The Positive Peer Effects of Classroom Diversity
As one critical turning point in recent years, many state policies, including Proposition 227 in California, have mandated or induced districts and schools to educate English Language Learner (ELL) students with their non-ELL peers to the maximum extent possible in English-speaking general education classrooms. The proportion of ELL students continues to grow, as does the proportion of ELL students receiving most (if not all) of their instruction in English from within the general education classroom. Therefore, an increasing number of students, both with and without ELL needs, may be affected by the ever-changing context of the general education classroom.
So far, the research has focused predominantly on the outcomes of ELL students affected by being in these general education classrooms. That said, schooling policy implications cannot be properly drawn without knowing the effects on all students in that classroom. Only one prior study has focused on how ELL students might influence the academic achievement of their non-ELL classmates. No prior study, however, has considered the influence that ELL students might have on classmates’ social development. As such, my study fills an important gap as to how exactly ELL students in general education classrooms might affect non-ELL classmates in a previously-unexplored way.
Relying on a large-scale dataset of kindergarten and first grade students, I evaluated the relationship between the number of ELL classmates and 5 well-established social developmental scales of non-ELL students in that same classroom. The scales included two problem behavior scales and three social skills scales. The dataset contained information about children as well as measures pertaining to their families, classroom settings, teachers, and schools. Focusing on kindergarten and first grade was intentional: both years are established as critical time periods for social development, with implications for educational and life-long success.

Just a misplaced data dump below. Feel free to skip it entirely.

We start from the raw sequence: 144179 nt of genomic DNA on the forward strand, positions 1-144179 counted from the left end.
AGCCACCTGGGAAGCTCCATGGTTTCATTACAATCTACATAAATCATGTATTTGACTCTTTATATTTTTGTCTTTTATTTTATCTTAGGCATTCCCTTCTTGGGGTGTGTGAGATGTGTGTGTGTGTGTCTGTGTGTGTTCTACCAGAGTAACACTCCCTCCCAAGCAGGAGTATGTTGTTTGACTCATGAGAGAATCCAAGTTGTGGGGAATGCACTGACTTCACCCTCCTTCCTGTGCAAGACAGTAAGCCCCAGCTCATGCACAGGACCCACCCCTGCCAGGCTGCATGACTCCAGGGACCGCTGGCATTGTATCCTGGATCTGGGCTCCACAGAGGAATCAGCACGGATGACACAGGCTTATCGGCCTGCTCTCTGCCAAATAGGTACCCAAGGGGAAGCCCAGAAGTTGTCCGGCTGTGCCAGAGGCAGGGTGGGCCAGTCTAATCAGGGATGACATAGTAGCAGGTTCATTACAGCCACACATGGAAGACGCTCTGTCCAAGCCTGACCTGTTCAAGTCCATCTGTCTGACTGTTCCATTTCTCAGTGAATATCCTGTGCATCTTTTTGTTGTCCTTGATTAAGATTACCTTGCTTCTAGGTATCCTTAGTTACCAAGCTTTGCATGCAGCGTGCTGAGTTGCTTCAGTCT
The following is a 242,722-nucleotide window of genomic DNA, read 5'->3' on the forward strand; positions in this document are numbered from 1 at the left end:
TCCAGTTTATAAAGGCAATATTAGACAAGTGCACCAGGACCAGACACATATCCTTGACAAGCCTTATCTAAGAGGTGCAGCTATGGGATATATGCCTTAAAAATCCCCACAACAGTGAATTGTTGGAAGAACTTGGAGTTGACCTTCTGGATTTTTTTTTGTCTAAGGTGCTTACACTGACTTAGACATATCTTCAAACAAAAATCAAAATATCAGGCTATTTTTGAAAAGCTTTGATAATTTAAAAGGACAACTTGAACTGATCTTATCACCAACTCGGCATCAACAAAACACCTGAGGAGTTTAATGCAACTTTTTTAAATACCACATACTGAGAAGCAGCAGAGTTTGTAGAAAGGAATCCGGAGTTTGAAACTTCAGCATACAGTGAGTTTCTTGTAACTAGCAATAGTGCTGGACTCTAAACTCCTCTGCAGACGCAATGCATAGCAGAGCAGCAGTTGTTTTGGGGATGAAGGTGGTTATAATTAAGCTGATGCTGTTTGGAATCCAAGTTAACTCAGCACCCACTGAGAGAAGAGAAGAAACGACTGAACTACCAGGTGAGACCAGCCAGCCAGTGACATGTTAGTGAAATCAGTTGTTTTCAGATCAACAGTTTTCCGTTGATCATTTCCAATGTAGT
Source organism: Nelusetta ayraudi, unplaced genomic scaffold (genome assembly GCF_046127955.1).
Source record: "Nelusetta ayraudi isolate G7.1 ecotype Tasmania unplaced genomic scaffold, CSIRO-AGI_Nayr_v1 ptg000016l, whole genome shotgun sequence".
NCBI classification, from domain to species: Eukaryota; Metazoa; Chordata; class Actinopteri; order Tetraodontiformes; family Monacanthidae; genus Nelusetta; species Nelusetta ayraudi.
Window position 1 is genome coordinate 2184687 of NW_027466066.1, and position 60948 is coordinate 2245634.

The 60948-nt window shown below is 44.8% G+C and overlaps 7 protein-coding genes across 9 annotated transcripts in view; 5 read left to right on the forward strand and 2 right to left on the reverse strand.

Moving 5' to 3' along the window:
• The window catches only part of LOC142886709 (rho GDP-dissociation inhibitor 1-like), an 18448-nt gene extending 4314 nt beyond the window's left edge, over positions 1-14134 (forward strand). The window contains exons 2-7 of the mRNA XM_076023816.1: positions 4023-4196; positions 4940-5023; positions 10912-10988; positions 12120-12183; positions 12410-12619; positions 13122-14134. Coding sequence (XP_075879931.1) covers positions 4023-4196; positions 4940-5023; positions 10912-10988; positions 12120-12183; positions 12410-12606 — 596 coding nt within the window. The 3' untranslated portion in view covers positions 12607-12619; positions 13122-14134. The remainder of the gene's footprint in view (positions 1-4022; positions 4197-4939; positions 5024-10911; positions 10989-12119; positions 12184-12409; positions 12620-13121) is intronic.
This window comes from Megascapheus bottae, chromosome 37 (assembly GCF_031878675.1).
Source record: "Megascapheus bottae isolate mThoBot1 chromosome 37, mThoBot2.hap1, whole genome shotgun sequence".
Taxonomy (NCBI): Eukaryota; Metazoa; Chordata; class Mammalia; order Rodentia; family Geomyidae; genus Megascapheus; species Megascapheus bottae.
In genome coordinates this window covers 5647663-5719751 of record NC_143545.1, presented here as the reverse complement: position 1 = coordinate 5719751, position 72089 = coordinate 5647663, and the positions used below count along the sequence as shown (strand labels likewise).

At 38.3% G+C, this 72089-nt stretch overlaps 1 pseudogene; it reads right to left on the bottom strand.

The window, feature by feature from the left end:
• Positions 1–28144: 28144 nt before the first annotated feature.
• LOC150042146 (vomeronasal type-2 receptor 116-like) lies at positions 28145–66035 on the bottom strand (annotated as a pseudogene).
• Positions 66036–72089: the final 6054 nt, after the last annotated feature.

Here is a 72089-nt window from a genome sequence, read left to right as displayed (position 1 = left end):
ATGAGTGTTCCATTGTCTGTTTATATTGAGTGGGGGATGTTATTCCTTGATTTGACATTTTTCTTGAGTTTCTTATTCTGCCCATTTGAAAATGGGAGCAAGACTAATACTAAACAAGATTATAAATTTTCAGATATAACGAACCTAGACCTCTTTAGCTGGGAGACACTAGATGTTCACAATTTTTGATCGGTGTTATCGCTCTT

The results of my study indicated a significant, favorable relationship between having ELL classmates and social development. For non-ELL students, having a higher number of ELL classmates was linked to fewer problem behaviors and greater social skills. The full version of my study provides insight into why these findings might have arisen. Additionally, I found some evidence that other aspects of the classroom context matter as well. While teacher race, gender, and years of experience did not change the results, formal teacher training in English as a Second Language (ESL) did. The number of courses that a teacher had taken in ESL was positively related to an even stronger relationship between the number of ELL classmates and the social developmental scales for non-ELL students in the same classroom.
These findings are important for California. With an increasing number of ELL students entering California’s school systems, combined with policies that either mandate or induce the placement of ELL students into general education classrooms, the findings from my study can guide school practices to more efficiently address how to improve the classroom experience for all students in our state. Knowing which significant classroom factors elicit positive outcomes can support more efficient schooling practices going forward. Doing so is especially pertinent for social development, given the lifelong implications that such skills have on school success.
The full study can be found in Michael A. Gottfried, The Positive Peer Effects of Classroom Diversity: Exploring the Relationship between English Language Learner Classmates and Socioemotional Skills in Early Elementary School, The Elementary School Journal, Vol. 115, No. 1 (September 2014), pp. 22-48.